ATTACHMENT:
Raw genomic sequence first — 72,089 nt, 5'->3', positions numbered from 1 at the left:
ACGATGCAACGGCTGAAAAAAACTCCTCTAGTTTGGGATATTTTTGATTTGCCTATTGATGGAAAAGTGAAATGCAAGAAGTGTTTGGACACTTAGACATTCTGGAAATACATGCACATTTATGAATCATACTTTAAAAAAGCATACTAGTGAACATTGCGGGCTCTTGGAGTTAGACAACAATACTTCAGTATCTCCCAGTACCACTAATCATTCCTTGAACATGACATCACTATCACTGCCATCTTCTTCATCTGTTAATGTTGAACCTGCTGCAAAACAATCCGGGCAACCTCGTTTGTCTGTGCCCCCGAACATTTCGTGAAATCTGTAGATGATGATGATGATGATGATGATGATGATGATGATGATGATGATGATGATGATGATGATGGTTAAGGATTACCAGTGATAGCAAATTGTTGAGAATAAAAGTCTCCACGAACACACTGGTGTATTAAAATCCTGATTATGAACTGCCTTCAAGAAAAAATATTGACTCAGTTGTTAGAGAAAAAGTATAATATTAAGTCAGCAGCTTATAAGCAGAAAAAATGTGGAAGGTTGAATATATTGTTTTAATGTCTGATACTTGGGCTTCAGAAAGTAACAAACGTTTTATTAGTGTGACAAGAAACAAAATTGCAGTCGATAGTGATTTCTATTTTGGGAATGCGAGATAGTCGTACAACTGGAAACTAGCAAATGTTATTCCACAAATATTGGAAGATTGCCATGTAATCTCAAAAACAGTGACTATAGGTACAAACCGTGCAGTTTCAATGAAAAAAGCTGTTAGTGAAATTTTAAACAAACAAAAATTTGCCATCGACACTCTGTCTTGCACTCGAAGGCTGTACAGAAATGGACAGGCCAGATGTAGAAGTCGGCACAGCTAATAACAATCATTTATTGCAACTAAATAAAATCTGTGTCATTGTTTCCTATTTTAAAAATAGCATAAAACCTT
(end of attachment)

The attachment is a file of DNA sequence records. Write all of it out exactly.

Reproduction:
Raw genomic sequence first — 72,089 nt, 5'->3', positions numbered from 1 at the left:
ACGATGCAACGGCTGAAAAAAACTCCTCTAGTTTGGGATATTTTTGATTTGCCTATTGATGGAAAAGTGAAATGCAAGAAGTGTTTGGACACTTAGACATTCTGGAAATACATGCACATTTATGAATCATACTTTAAAAAAGCATACTAGTGAACATTGCGGGCTCTTGGAGTTAGACAACAATACTTCAGTATCTCCCAGTACCACTAATCATTCCTTGAACATGACATCACTATCACTGCCATCTTCTTCATCTGTTAATGTTGAACCTGCTGCAAAACAATCCGGGCAACCTCGTTTGTCTGTGCCCCCGAACATTTCGTGAAATCTGTAGATGATGATGATGATGATGATGATGATGATGATGATGATGATGATGATGATGATGATGATGGTTAAGGATTACCAGTGATAGCAAATTGTTGAGAATAAAAGTCTCCACGAACACACTGGTGTATTAAAATCCTGATTATGAACTGCCTTCAAGAAAAAATATTGACTCAGTTGTTAGAGAAAAAGTATAATATTAAGTCAGCAGCTTATAAGCAGAAAAAATGTGGAAGGTTGAATATATTGTTTTAATGTCTGATACTTGGGCTTCAGAAAGTAACAAACGTTTTATTAGTGTGACAAGAAACAAAATTGCAGTCGATAGTGATTTCTATTTTGGGAATGCGAGATAGTCGTACAACTGGAAACTAGCAAATGTTATTCCACAAATATTGGAAGATTGCCATGTAATCTCAAAAACAGTGACTATAGGTACAAACCGTGCAGTTTCAATGAAAAAAGCTGTTAGTGAAATTTTAAACAAACAAAAATTTGCCATCGACACTCTGTCTTGCACTCGAAGGCTGTACAGAAATGGACAGGCCAGATGTAGAAGTCGGCACAGCTAATAACAATCATTTATTGCAACTAAATAAAATCTGTGTCATTGTTTCCTATTTTAAAAATAGCATAAAACCTT